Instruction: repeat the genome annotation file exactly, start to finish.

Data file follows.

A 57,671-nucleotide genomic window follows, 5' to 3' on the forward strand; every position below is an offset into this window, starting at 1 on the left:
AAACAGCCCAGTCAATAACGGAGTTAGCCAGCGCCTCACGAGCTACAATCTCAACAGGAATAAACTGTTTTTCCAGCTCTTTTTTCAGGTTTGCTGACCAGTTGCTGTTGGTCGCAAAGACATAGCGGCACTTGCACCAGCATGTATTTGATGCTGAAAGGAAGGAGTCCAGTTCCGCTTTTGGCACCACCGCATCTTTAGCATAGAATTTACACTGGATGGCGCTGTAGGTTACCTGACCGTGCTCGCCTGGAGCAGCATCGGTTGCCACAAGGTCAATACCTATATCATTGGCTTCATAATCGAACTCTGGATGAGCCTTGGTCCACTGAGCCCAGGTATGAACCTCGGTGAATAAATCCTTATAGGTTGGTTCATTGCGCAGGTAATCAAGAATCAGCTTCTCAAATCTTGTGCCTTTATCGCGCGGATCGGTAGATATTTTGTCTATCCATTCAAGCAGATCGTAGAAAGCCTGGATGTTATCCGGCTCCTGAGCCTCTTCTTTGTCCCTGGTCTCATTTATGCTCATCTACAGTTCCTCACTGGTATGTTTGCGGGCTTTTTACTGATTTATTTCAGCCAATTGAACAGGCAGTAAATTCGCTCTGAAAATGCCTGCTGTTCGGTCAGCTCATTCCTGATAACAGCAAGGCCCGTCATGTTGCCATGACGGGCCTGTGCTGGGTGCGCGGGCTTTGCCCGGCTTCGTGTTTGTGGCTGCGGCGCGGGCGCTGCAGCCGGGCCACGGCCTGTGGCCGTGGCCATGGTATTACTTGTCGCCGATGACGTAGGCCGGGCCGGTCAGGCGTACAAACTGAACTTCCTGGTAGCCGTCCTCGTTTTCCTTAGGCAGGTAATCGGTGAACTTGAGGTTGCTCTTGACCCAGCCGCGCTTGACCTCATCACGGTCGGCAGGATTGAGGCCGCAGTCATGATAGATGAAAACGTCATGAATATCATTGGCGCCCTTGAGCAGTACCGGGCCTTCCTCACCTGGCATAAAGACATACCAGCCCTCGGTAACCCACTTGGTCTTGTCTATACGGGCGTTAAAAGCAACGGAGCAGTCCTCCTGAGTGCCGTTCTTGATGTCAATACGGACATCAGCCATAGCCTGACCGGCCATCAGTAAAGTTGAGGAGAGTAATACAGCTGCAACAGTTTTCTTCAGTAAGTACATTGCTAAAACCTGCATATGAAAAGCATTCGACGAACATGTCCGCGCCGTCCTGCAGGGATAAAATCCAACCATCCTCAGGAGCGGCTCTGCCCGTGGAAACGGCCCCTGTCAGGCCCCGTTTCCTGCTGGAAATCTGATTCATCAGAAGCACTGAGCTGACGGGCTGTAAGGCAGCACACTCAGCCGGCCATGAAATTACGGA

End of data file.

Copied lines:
A 57,671-nucleotide genomic window follows, 5' to 3' on the forward strand; every position below is an offset into this window, starting at 1 on the left:
AAACAGCCCAGTCAATAACGGAGTTAGCCAGCGCCTCACGAGCTACAATCTCAACAGGAATAAACTGTTTTTCCAGCTCTTTTTTCAGGTTTGCTGACCAGTTGCTGTTGGTCGCAAAGACATAGCGGCACTTGCACCAGCATGTATTTGATGCTGAAAGGAAGGAGTCCAGTTCCGCTTTTGGCACCACCGCATCTTTAGCATAGAATTTACACTGGATGGCGCTGTAGGTTACCTGACCGTGCTCGCCTGGAGCAGCATCGGTTGCCACAAGGTCAATACCTATATCATTGGCTTCATAATCGAACTCTGGATGAGCCTTGGTCCACTGAGCCCAGGTATGAACCTCGGTGAATAAATCCTTATAGGTTGGTTCATTGCGCAGGTAATCAAGAATCAGCTTCTCAAATCTTGTGCCTTTATCGCGCGGATCGGTAGATATTTTGTCTATCCATTCAAGCAGATCGTAGAAAGCCTGGATGTTATCCGGCTCCTGAGCCTCTTCTTTGTCCCTGGTCTCATTTATGCTCATCTACAGTTCCTCACTGGTATGTTTGCGGGCTTTTTACTGATTTATTTCAGCCAATTGAACAGGCAGTAAATTCGCTCTGAAAATGCCTGCTGTTCGGTCAGCTCATTCCTGATAACAGCAAGGCCCGTCATGTTGCCATGACGGGCCTGTGCTGGGTGCGCGGGCTTTGCCCGGCTTCGTGTTTGTGGCTGCGGCGCGGGCGCTGCAGCCGGGCCACGGCCTGTGGCCGTGGCCATGGTATTACTTGTCGCCGATGACGTAGGCCGGGCCGGTCAGGCGTACAAACTGAACTTCCTGGTAGCCGTCCTCGTTTTCCTTAGGCAGGTAATCGGTGAACTTGAGGTTGCTCTTGACCCAGCCGCGCTTGACCTCATCACGGTCGGCAGGATTGAGGCCGCAGTCATGATAGATGAAAACGTCATGAATATCATTGGCGCCCTTGAGCAGTACCGGGCCTTCCTCACCTGGCATAAAGACATACCAGCCCTCGGTAACCCACTTGGTCTTGTCTATACGGGCGTTAAAAGCAACGGAGCAGTCCTCCTGAGTGCCGTTCTTGATGTCAATACGGACATCAGCCATAGCCTGACCGGCCATCAGTAAAGTTGAGGAGAGTAATACAGCTGCAACAGTTTTCTTCAGTAAGTACATTGCTAAAACCTGCATATGAAAAGCATTCGACGAACATGTCCGCGCCGTCCTGCAGGGATAAAATCCAACCATCCTCAGGAGCGGCTCTGCCCGTGGAAACGGCCCCTGTCAGGCCCCGTTTCCTGCTGGAAATCTGATTCATCAGAAGCACTGAGCTGACGGGCTGTAAGGCAGCACACTCAGCCGGCCATGAAATTACGGA